Carbon acquisition by Trichodesmium: the effect of pCO2 and diurnal changes

Kranz, Sven A., Dieter Sültemeyer, Klaus-Uwe Richter, Björn Rost

Limnol. Oceanogr., 54(2), 2009, 548-559 | DOI: 10.4319/lo.2009.54.2.0548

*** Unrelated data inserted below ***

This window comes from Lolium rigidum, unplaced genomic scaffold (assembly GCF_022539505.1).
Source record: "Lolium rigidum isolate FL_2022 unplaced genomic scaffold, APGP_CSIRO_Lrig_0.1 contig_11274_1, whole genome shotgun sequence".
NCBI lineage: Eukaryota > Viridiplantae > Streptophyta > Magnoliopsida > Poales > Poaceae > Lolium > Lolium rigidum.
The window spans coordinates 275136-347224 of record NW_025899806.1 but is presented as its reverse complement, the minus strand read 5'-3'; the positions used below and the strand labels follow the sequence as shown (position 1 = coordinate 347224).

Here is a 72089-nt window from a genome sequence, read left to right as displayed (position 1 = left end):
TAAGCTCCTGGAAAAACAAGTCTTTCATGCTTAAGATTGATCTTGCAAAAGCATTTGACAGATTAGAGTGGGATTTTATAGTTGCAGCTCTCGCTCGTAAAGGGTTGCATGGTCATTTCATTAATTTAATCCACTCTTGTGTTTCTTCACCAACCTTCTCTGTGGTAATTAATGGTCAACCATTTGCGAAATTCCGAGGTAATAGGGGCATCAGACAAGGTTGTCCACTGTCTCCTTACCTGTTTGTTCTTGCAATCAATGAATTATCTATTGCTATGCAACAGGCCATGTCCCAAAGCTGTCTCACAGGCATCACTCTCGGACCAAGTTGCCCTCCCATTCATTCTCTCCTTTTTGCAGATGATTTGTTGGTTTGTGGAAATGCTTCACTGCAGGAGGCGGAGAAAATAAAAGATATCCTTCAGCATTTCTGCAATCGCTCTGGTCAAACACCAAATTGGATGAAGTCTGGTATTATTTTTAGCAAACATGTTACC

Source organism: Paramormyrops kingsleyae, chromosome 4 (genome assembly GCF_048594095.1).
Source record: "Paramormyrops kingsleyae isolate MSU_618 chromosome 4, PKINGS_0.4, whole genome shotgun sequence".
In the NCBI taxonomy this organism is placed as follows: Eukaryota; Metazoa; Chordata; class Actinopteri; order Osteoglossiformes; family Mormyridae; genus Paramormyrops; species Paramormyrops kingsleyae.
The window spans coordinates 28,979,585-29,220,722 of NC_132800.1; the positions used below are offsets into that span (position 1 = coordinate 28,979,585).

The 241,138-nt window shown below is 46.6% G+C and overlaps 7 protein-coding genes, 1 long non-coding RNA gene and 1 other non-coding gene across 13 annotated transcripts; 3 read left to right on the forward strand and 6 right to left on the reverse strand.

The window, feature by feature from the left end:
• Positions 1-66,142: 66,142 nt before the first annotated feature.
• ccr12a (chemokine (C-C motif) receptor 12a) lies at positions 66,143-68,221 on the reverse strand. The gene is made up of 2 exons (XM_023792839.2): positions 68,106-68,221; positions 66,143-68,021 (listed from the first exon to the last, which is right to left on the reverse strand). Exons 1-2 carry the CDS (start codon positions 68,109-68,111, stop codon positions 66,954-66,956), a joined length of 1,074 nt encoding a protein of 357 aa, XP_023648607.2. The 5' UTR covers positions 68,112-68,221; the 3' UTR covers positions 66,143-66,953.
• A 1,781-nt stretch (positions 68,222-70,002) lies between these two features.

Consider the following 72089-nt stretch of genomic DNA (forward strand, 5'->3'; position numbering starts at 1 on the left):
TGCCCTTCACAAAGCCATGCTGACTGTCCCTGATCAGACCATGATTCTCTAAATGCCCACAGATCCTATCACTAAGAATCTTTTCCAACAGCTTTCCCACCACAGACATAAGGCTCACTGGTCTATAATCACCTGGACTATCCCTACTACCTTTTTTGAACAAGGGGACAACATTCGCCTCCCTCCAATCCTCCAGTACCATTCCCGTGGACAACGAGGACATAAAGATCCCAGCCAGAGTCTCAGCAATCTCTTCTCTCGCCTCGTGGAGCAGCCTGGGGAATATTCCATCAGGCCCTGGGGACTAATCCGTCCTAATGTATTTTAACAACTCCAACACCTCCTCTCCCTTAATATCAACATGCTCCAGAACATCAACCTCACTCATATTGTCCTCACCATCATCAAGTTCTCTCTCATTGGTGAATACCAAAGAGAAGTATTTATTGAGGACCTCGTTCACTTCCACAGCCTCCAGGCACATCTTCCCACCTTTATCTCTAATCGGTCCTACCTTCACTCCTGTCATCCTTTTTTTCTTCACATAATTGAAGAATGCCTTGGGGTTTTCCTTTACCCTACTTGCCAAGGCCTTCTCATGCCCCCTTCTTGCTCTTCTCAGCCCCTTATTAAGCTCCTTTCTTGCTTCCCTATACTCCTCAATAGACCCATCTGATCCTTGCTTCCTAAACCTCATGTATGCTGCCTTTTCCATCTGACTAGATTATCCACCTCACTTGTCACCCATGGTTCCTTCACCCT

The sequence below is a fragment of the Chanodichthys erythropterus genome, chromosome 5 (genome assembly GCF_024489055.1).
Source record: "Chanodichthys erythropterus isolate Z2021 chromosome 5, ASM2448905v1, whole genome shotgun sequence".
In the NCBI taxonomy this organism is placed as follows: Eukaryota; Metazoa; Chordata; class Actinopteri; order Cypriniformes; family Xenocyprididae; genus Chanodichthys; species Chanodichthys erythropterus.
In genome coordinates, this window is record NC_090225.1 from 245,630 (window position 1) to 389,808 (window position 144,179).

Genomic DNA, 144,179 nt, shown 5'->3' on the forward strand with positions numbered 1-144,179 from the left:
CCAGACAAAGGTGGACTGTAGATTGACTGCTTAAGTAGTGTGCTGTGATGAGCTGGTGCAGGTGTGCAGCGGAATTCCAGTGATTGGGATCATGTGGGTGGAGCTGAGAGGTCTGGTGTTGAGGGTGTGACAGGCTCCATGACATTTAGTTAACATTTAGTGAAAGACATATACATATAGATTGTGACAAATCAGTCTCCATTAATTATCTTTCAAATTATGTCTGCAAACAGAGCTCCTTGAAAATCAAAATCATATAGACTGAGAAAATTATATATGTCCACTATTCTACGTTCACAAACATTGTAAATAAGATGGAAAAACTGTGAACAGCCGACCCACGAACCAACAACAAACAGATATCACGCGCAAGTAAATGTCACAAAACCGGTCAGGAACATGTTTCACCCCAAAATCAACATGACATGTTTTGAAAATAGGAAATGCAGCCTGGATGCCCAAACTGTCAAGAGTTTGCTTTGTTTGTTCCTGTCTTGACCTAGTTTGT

ABSTRACT: We investigated carbon acquisition by the N2-fixing cyanobacterium Trichodesmium IMS101 in response to CO2 levels of 15.1, 37.5, and 101.3 Pa (equivalent to 150, 370, and 1000 ppm). In these acclimations, growth rates as well as cellular C and N contents were measured. In vivo activities of carbonic anhydrase (CA), photosynthetic O2 evolution, and CO2 and HCO3- fluxes were measured using membrane inlet mass spectrometry and the 14C disequilibrium technique. While no differences in growth rates were observed, elevated CO2 levels caused higher C and N quotas and stimulated photosynthesis and N2 fixation. Minimal extracellular CA (eCA) activity was observed, indicating a minor role in carbon acquisition. Rates of CO2 uptake were small relative to total inorganic carbon (Ci) fixation, whereas HCO{3 contributed more than 90% and varied only slightly over the light period and between CO2 treatments. The low eCA activity and preference for HCO3- were verified by the 14C disequilibrium technique. Regarding apparent affinities, half-saturation concentrations (K1/2) for photosynthetic O2 evolution and HCO3- uptake changed markedly over the day and with CO2 concentration. Leakage (CO2 efflux : Ci uptake) showed pronounced diurnal changes. Our findings do not support a direct CO2 effect on the carboxylation efficiency of ribulose-1,5-bisphosphate carboxylase/oxygenase (RubisCO) but point to a shift in resource allocation among photosynthesis, carbon acquisition, and N2 fixation under elevated CO2 levels. The observed increase in photosynthesis and N2 fixation could have potential biogeochemical implications, as it may stimulate productivity in N-limited oligotrophic regions and thus provide a negative feedback in rising atmospheric CO2 levels.

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